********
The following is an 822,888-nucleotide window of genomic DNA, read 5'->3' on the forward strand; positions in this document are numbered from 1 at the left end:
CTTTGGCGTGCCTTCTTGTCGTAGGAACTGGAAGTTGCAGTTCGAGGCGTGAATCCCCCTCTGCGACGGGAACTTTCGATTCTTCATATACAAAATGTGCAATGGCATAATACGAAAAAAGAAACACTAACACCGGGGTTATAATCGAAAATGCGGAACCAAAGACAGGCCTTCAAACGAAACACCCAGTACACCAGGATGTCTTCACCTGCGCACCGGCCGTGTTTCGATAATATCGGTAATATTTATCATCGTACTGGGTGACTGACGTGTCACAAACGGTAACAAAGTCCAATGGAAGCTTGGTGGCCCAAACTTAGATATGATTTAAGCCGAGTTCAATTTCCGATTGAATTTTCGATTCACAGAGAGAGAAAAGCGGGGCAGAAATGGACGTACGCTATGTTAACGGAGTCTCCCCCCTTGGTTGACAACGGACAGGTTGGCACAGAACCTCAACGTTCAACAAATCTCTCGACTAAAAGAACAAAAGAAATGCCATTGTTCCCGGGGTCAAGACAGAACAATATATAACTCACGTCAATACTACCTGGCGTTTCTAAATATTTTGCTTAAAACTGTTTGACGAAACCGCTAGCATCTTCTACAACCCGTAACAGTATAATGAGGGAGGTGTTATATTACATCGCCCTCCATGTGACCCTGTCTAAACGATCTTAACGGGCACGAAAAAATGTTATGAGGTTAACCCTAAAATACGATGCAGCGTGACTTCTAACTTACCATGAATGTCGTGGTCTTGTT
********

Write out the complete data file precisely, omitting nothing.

The following is an 822,888-nucleotide window of genomic DNA, read 5'->3' on the forward strand; positions in this document are numbered from 1 at the left end:
CTTTGGCGTGCCTTCTTGTCGTAGGAACTGGAAGTTGCAGTTCGAGGCGTGAATCCCCCTCTGCGACGGGAACTTTCGATTCTTCATATACAAAATGTGCAATGGCATAATACGAAAAAAGAAACACTAACACCGGGGTTATAATCGAAAATGCGGAACCAAAGACAGGCCTTCAAACGAAACACCCAGTACACCAGGATGTCTTCACCTGCGCACCGGCCGTGTTTCGATAATATCGGTAATATTTATCATCGTACTGGGTGACTGACGTGTCACAAACGGTAACAAAGTCCAATGGAAGCTTGGTGGCCCAAACTTAGATATGATTTAAGCCGAGTTCAATTTCCGATTGAATTTTCGATTCACAGAGAGAGAAAAGCGGGGCAGAAATGGACGTACGCTATGTTAACGGAGTCTCCCCCCTTGGTTGACAACGGACAGGTTGGCACAGAACCTCAACGTTCAACAAATCTCTCGACTAAAAGAACAAAAGAAATGCCATTGTTCCCGGGGTCAAGACAGAACAATATATAACTCACGTCAATACTACCTGGCGTTTCTAAATATTTTGCTTAAAACTGTTTGACGAAACCGCTAGCATCTTCTACAACCCGTAACAGTATAATGAGGGAGGTGTTATATTACATCGCCCTCCATGTGACCCTGTCTAAACGATCTTAACGGGCACGAAAAAATGTTATGAGGTTAACCCTAAAATACGATGCAGCGTGACTTCTAACTTACCATGAATGTCGTGGTCTTGTT